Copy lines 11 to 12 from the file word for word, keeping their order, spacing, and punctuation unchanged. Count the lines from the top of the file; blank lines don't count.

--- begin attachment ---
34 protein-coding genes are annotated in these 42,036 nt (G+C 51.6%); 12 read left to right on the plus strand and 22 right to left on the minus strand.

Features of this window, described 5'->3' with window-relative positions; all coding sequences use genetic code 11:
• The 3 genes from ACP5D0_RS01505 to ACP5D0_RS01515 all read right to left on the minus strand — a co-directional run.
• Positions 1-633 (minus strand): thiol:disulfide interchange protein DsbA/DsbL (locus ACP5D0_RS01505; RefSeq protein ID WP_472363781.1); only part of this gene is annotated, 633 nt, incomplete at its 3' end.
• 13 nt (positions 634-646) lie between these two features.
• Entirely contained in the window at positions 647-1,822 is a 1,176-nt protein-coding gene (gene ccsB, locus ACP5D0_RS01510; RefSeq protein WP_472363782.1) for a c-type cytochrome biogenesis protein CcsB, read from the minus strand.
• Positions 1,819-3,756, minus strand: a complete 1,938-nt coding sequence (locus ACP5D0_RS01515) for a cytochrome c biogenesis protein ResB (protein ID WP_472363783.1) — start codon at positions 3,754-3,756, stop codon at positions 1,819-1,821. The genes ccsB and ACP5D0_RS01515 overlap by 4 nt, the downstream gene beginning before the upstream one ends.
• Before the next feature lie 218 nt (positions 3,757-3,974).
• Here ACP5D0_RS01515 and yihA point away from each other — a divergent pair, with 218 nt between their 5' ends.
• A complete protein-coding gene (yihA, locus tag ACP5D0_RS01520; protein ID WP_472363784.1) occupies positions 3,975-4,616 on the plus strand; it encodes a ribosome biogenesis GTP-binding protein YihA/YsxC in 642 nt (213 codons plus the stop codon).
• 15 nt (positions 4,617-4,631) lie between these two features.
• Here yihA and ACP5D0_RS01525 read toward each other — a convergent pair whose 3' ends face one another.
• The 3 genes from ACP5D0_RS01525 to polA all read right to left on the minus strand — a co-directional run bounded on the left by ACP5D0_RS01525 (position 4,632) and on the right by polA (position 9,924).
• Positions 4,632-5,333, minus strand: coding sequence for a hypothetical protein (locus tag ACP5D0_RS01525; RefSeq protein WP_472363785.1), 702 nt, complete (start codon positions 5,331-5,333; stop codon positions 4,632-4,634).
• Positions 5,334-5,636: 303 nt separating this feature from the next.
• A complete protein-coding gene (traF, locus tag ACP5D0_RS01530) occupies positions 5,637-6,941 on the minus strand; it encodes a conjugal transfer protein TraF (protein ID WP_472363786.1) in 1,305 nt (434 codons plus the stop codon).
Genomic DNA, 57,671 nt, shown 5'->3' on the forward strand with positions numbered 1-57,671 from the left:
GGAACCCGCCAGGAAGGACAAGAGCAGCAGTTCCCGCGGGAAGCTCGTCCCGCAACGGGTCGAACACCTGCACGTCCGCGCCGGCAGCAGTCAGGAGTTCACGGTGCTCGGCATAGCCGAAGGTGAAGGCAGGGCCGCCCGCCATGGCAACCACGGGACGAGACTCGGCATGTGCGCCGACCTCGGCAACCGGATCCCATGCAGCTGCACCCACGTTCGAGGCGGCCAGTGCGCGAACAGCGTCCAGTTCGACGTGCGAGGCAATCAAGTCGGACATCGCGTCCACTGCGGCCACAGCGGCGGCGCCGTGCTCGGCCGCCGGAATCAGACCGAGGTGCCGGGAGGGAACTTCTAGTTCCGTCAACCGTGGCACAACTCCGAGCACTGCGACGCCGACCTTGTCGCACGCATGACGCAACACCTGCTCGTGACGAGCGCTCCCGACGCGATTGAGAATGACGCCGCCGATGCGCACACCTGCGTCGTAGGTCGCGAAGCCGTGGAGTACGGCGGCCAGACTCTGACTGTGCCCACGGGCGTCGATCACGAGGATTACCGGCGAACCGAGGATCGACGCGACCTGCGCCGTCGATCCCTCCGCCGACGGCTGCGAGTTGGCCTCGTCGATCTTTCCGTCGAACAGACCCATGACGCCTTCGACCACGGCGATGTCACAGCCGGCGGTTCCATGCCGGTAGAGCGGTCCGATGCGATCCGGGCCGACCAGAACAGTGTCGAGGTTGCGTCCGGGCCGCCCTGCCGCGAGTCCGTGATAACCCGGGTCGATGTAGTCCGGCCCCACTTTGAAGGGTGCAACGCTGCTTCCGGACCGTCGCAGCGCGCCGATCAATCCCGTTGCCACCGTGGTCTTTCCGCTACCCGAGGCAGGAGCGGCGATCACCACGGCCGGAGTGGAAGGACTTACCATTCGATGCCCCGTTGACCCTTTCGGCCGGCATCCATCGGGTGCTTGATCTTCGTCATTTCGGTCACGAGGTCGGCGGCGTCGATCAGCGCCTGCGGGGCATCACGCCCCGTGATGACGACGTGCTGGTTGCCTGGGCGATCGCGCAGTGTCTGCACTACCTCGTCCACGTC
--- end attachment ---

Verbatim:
• 15 nt (positions 4,617-4,631) lie between these two features.
• Here yihA and ACP5D0_RS01525 read toward each other — a convergent pair whose 3' ends face one another.